Worcester is a small, deeply historic city of around 100,000 inhabitants, with a rich built heritage that includes a 12th Century Cathedral, and a Guildhall admired by monarchs from King George III to Queen Elizabeth II. It was also the site of the English Civil War’s last battle.
Local newspaper Berrow's Worcester Journal is reputedly the world's oldest continuously published newspaper. claimed to be the world's oldest newspaper. It was founded in 1690 as the Worcester Post-Man, changed its name to the Worcester Journal and finally Berrow's Worcester Journal from 1753. It was so called after its owner, the Berrow family, who wanted to distinguish it from a competitor. Nowadays the paper is owned by Newsquest and is published weekly, and given away free.
Find out more and apply
4. THE PLAN'S THE THING
Principal planner (development management - major development), Knowsley Council.
Large offices in central Huyton, Merseyside.
"The post holder will be primarily responsible for ensuring the delivery of high quality development and infrastructure, and preserving the amenity of existing residents and businesses from the impact of proposed development. Main duties will involve the timely, proper, sensitive and effective processing of planning applications, including pre-application negotiations, post-determination work and defending the council’s case at appeal.
"We have a substantial list of pipeline schemes for housing, transport and economic development, including several high-profile projects such as the new Shakespeare North Playhouse and the nationally-recognised Halsnead Garden Village."
Part of the wider Liverpool City region, the Metropolitan Borough of Knowsley is east of Liverpool and comprises several towns, including Huyton, Kirkby and Prescot. Total population is approaching 150,000.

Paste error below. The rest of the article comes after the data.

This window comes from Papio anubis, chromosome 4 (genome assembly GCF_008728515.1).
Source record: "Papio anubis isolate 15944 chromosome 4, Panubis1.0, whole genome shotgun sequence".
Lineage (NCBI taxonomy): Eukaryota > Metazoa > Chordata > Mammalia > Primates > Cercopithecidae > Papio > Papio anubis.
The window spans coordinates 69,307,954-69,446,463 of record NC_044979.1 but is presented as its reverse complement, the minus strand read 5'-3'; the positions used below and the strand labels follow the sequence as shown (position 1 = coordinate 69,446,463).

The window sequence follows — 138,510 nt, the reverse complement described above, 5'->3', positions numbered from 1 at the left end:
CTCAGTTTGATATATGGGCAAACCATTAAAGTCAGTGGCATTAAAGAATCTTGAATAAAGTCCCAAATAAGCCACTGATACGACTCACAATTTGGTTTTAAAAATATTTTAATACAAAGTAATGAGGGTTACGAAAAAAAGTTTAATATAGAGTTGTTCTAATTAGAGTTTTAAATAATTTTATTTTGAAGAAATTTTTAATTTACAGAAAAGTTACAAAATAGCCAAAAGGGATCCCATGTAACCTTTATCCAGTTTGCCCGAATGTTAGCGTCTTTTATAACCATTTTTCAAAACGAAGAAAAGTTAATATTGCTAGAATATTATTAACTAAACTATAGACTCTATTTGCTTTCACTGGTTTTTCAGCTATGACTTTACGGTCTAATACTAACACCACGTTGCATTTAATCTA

Prescot was once home to the Prescot Playhouse, an Elizabethan theatre that operated from 1595-1609 and is thought to have been one of the very few freestanding theatres outside London at the time. the Playhouse is now the inspiration behind the Shakespeare North project to build a Shakespearean complex in Prescot - which will include a new Playhouse for the performance of Shakespeare plays.
5. MIND THE GAP!
Planning officer, Westminster City Council.
Eventually, the newly refurbished Westminster City Hall (probably). Completion of work at the the 22-storey building in Victoria is scheduled for early 2019.
"You will support the planning enforcement team in their endeavours to resolve breaches of planning control relating to properties that have been unlawfully let-out short-term. Conducting site visits, you will investigate the circumstances and conduct research and interviews, ultimately initiating procedures for enforcement action if appropriate.
"On a day-to-day basis, we enjoy supporting the political, commercial, social and tourist heart of London. With our remit stretching from the creative delights of Covent Garden to the grandeur of Knightsbridge and Mayfair, we are a local authority with a difference."
Once a city in its own right, Westminster is now fully part of central London and contains many of the city's most historic landmarks, including the Palace of Westminster and Buckingham Palace. Its population of almost 250,000 lives in some of the most and least deprived areas of London, and it has the highest rate of private rented social housing in the capital.
The City of Westminster's 32 London Underground stations are served by every tube line - bar one: the Waterloo and City Line. This, built to transport city workers quickly from destinations south of the capital, runs for a single stop from Waterloo Station to Bank, and isn't even open on Sundays.
Photos | Shutterstock, iStock, Library of Congress (temperance), Utrecht University Library (theatre)